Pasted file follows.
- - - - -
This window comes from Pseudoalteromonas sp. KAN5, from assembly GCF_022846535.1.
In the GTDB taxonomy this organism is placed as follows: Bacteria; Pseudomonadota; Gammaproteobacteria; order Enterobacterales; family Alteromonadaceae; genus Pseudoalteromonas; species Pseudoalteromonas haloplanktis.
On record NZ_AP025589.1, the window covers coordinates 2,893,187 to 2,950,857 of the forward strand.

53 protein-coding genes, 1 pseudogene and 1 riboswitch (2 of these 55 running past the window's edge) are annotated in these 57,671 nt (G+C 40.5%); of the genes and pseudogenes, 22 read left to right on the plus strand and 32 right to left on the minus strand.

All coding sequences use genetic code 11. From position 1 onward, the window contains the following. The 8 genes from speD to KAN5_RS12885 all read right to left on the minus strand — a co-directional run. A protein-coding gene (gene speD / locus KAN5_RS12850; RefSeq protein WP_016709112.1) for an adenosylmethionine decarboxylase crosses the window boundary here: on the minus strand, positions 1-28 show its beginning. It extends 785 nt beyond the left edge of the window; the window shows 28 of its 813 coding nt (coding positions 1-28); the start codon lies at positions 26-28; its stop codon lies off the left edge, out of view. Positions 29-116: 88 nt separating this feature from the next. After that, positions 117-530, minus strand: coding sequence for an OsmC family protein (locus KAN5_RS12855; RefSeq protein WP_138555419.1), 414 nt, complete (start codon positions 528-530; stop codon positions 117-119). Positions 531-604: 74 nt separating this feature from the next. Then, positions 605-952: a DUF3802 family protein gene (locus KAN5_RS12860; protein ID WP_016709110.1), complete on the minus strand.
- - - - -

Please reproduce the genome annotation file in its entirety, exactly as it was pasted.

This window comes from Pseudoalteromonas sp. KAN5, from assembly GCF_022846535.1.
In the GTDB taxonomy this organism is placed as follows: Bacteria; Pseudomonadota; Gammaproteobacteria; order Enterobacterales; family Alteromonadaceae; genus Pseudoalteromonas; species Pseudoalteromonas haloplanktis.
On record NZ_AP025589.1, the window covers coordinates 2,893,187 to 2,950,857 of the forward strand.

53 protein-coding genes, 1 pseudogene and 1 riboswitch (2 of these 55 running past the window's edge) are annotated in these 57,671 nt (G+C 40.5%); of the genes and pseudogenes, 22 read left to right on the plus strand and 32 right to left on the minus strand.

All coding sequences use genetic code 11. From position 1 onward, the window contains the following. The 8 genes from speD to KAN5_RS12885 all read right to left on the minus strand — a co-directional run. A protein-coding gene (gene speD / locus KAN5_RS12850; RefSeq protein WP_016709112.1) for an adenosylmethionine decarboxylase crosses the window boundary here: on the minus strand, positions 1-28 show its beginning. It extends 785 nt beyond the left edge of the window; the window shows 28 of its 813 coding nt (coding positions 1-28); the start codon lies at positions 26-28; its stop codon lies off the left edge, out of view. Positions 29-116: 88 nt separating this feature from the next. After that, positions 117-530, minus strand: coding sequence for an OsmC family protein (locus KAN5_RS12855; RefSeq protein WP_138555419.1), 414 nt, complete (start codon positions 528-530; stop codon positions 117-119). Positions 531-604: 74 nt separating this feature from the next. Then, positions 605-952: a DUF3802 family protein gene (locus KAN5_RS12860; protein ID WP_016709110.1), complete on the minus strand.